The aroma of the lotus leaf is infused in the rice when steamed, and you can enjoy this fragrance while eating. The sticky rice is stuffed with a variety of fillings from meat to red bean, with pork being the most popular. This is called machang or 糯米鸡 (nuò mĭ jī) that Chinese eat in celebration of the Dragon Boat Festival every fifth month of the Lunar calendar. This is done in commemoration of a patriotic Chinese poet who drowned in a river. The people loved him so dearly that they threw these machang into the water so that the fish would not eat the dead patriot’s body.


11. 凤爪 (fèng zhǎo): Chicken feet


If you’re not that familiar with Chinese culture, you’ll probably be grossed out with this dish. Most of my friends have the same reaction – I do too. But after I tried it out, chicken feet have become one of my favorite dishes. Although there’s little meat and plenty of cartilages, it is still very tasty, especially when cooked with black bean sauce. But its popularity goes way back when poverty was still very prominent in China. A family could hardly afford to buy meat, much less a whole chicken, so when they did, they made sure that no part was wasted – even the feet.


12. 排骨 (pái gŭ): Spareribs


Like chicken feet, spareribs became a household favorite because it is the cheapest portion of the pork. Back then, meat was expensive for most Chinese families since they were experiencing extreme poverty. Most of the time, families could only afford to buy the cheapest part. Thus, families would come up with different way of cooking spareribs, the most popular being with a black bean sauce and sour plum sauce.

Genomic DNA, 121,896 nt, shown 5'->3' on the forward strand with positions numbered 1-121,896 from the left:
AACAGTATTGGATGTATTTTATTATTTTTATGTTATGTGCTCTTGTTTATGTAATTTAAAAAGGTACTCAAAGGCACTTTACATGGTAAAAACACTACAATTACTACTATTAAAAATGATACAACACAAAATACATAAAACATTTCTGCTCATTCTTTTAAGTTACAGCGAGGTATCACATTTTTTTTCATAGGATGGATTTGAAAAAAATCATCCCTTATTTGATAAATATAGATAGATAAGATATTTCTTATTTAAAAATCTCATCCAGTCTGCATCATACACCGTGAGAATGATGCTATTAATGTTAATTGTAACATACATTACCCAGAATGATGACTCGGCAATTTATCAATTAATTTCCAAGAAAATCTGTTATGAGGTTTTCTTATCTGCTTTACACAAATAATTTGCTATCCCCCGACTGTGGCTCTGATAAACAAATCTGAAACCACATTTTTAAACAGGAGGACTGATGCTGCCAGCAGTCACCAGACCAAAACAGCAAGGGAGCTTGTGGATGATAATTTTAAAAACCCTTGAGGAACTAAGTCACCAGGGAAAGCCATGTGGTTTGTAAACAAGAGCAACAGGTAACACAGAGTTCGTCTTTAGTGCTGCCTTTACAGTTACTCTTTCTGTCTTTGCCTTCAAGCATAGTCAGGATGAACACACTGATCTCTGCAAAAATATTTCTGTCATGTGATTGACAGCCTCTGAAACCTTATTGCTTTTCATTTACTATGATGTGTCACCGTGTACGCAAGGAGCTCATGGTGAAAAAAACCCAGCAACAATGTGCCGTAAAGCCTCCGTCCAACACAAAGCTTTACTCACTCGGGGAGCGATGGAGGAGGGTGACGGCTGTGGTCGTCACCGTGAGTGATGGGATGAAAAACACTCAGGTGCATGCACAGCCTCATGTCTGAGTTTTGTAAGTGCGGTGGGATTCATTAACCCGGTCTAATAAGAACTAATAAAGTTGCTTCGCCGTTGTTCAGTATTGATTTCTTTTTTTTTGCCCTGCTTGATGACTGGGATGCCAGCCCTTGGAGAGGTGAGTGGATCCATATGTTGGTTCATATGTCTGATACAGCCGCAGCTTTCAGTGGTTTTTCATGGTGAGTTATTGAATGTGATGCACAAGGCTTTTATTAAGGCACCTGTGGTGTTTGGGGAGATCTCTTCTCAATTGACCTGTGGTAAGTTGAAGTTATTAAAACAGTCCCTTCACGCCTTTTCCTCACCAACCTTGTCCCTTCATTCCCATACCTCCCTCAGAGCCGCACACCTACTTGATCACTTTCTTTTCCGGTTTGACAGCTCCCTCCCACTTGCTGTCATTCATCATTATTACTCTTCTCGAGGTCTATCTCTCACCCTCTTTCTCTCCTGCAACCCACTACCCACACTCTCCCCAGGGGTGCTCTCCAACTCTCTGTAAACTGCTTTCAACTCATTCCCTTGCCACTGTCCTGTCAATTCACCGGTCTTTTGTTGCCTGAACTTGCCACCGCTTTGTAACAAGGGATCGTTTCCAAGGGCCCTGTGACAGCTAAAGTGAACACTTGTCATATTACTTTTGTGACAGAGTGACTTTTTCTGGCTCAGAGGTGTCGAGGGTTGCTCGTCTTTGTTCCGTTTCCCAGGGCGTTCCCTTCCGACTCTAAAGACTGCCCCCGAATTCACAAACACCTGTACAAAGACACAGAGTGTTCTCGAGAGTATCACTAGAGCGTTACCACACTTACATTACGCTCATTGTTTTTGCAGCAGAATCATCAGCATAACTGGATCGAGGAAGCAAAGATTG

13. 萝卜糕 (luó bo gāo): Radish cake


This is a vegetarian dish in which the radish is made into small rectangular slices and pan fried, making the edges crunchy. This is commonly prepared and eaten in celebration of the Chinese New Year because radishes symbolize wealth and prosperity.


14. 芋角 (yù jiăo): Taro puff


Taro, like radishes, is a symbol of good fortune, which is why this is also included in our meals when celebrating the Chinese New Year. Taro puff is a crisp nest-like dish filled with pork and shrimp.


15. 蛋挞 (dàn tà): Egg tart


This sweet dish is not one of the original traditional dimsum delicacies. It was only in the 1940s that egg tarts were first introduced. Patterned after the English custard pie, these puff pastries are filled with moist egg custard.